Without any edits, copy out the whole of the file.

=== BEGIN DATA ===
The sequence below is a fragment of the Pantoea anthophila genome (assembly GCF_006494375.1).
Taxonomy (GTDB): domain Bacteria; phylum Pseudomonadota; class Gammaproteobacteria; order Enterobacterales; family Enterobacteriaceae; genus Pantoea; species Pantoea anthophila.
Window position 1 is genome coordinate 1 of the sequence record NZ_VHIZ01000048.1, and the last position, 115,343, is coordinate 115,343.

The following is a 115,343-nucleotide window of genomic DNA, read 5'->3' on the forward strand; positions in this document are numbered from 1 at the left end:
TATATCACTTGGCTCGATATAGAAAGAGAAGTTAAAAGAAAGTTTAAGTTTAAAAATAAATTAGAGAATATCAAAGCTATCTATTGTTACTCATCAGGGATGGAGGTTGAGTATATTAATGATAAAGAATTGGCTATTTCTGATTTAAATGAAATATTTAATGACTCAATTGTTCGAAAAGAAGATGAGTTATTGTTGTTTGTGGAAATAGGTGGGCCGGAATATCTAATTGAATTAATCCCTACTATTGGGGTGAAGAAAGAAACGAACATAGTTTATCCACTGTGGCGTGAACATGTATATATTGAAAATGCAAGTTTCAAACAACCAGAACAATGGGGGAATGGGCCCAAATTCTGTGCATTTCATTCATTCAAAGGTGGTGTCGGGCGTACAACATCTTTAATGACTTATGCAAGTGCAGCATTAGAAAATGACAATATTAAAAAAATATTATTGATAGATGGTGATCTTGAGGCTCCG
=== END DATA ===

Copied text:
The sequence below is a fragment of the Pantoea anthophila genome (assembly GCF_006494375.1).
Taxonomy (GTDB): domain Bacteria; phylum Pseudomonadota; class Gammaproteobacteria; order Enterobacterales; family Enterobacteriaceae; genus Pantoea; species Pantoea anthophila.
Window position 1 is genome coordinate 1 of the sequence record NZ_VHIZ01000048.1, and the last position, 115,343, is coordinate 115,343.

The following is a 115,343-nucleotide window of genomic DNA, read 5'->3' on the forward strand; positions in this document are numbered from 1 at the left end:
TATATCACTTGGCTCGATATAGAAAGAGAAGTTAAAAGAAAGTTTAAGTTTAAAAATAAATTAGAGAATATCAAAGCTATCTATTGTTACTCATCAGGGATGGAGGTTGAGTATATTAATGATAAAGAATTGGCTATTTCTGATTTAAATGAAATATTTAATGACTCAATTGTTCGAAAAGAAGATGAGTTATTGTTGTTTGTGGAAATAGGTGGGCCGGAATATCTAATTGAATTAATCCCTACTATTGGGGTGAAGAAAGAAACGAACATAGTTTATCCACTGTGGCGTGAACATGTATATATTGAAAATGCAAGTTTCAAACAACCAGAACAATGGGGGAATGGGCCCAAATTCTGTGCATTTCATTCATTCAAAGGTGGTGTCGGGCGTACAACATCTTTAATGACTTATGCAAGTGCAGCATTAGAAAATGACAATATTAAAAAAATATTATTGATAGATGGTGATCTTGAGGCTCCG